Niagara teacher tests value of university qualifications

Tiffany Dawn Sacco taught for months with fake Queen’s documents

Journal file photo

Tiffany Dawn Sacco advised the District School Board of Niagara in May of 2011 that she had completed FSL teaching qualifications at Queen’s. Three months later, it was discovered she had no such credentials. 

After a principal discovered that the information and documents she had used to support her claim were false, Sacco was suspended for professional misconduct. 

In an email to The Journal, District School Board of Niagara acting Chief Communications Officer Brett Sweeney said Sacco is no longer employed by the school board. “The DSBN expects all staff members to conduct themselves honestly, with integrity, at all times,” he continued. 

Sacco resigned three months after submitting her false qualifications and was suspended for four months. She was then given the ability to teach again on the basis that her suspension was over, completed a professional ethics course and an appeared before the Discipline Committee of the Board.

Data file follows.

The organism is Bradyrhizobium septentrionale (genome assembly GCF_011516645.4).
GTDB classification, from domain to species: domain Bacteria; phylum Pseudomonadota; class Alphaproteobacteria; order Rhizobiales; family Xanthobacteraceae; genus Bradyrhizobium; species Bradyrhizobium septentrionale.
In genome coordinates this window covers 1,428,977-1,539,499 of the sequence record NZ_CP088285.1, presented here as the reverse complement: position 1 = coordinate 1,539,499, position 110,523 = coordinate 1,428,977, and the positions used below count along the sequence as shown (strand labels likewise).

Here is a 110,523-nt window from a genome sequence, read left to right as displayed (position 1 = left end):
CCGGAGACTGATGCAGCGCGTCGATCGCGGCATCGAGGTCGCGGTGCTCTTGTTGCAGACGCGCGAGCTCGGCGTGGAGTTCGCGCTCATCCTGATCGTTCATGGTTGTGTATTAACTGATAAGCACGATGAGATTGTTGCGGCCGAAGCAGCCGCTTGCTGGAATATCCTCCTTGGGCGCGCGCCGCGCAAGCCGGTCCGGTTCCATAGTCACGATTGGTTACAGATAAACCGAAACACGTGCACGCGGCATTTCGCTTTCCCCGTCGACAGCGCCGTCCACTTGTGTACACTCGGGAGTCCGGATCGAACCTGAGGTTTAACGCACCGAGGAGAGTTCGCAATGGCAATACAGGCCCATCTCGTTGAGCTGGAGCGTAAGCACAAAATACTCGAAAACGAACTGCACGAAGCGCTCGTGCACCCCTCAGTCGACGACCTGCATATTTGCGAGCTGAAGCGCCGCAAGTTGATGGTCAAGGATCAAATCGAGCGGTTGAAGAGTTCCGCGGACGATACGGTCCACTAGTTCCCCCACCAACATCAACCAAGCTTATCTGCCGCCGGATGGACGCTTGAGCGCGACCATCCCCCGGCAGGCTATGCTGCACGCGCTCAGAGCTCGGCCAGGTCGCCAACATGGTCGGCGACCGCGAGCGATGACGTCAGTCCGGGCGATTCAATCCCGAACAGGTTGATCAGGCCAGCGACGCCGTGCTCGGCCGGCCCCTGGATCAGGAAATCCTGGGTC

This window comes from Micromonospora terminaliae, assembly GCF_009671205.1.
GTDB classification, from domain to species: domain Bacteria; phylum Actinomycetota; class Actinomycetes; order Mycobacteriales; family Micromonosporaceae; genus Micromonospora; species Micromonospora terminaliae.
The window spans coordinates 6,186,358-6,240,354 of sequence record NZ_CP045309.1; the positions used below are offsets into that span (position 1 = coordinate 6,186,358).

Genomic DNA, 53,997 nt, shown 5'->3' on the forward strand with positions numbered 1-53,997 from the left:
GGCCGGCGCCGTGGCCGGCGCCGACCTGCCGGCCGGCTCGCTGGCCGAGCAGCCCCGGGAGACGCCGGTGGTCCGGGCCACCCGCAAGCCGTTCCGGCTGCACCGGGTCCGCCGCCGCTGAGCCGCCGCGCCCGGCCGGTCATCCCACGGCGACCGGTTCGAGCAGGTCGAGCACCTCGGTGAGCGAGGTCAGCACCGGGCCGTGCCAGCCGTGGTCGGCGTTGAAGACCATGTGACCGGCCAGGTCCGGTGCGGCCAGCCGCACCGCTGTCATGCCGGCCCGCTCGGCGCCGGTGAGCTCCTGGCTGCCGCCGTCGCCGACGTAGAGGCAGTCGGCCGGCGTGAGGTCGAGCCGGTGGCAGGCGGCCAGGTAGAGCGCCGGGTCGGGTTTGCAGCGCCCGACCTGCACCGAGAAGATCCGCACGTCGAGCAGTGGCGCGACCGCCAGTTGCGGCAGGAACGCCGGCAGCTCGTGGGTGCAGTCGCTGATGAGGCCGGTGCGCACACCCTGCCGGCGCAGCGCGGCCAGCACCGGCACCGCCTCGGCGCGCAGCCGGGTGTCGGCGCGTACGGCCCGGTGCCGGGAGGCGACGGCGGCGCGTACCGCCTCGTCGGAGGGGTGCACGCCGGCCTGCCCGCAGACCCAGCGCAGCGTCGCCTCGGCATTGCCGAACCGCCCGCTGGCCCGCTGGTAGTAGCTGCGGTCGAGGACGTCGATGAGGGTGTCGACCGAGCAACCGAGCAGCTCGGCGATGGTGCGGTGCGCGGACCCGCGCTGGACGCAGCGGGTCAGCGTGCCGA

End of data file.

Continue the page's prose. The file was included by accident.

The story of fake degrees isn’t new to the Canadian job market, nor is it exclusive to Queen’s. In the 2017 CBC documentary Fake Degrees – Exposing Canadians with phony credentials, journalists tracked the magnitude of fake degrees that flood the marketplace all over the country.   

The documentary investigates a therapist — amongst many others — who once forged a Masters Degree from an online website and used it for 20 years at his own firm. 

Individuals can also purchase degrees from accredited universities online for prices determined by sellers. In the documentary, the average seller asked for $1000. 

With fake degree prices ranging from hundreds to thousands of dollars, the difference between a real degree and a phony one becomes complicated. 

Websites like advertise fake degrees with emblems from universities in Canada for a price of $100-300 depending on the school. Reputable university seals are used to officiate degrees and a user can choose their specific program titles online before a draft is sent to them. 

In the case of Queen’s, a fake degree is made available through by request. Upon paying an undisclosed deposit of 50 per cent, the user can have their fake degree shipped to them within 3-5 days.

For Tiffany Dawn Sacco, it’s unclear if she used a fake-degree-generating website or other means to forge her qualifications. Regardless, under the Criminal Code of Canada, the creation of false documents or “utterances” of a forged document with the intent to fraud can be convicted for an indictable offence punishable by up to 10 years in prison. 

While authorities continue to crack down, the increasing presence of fake degrees in Canada remains an issue for universities like Queen’s.

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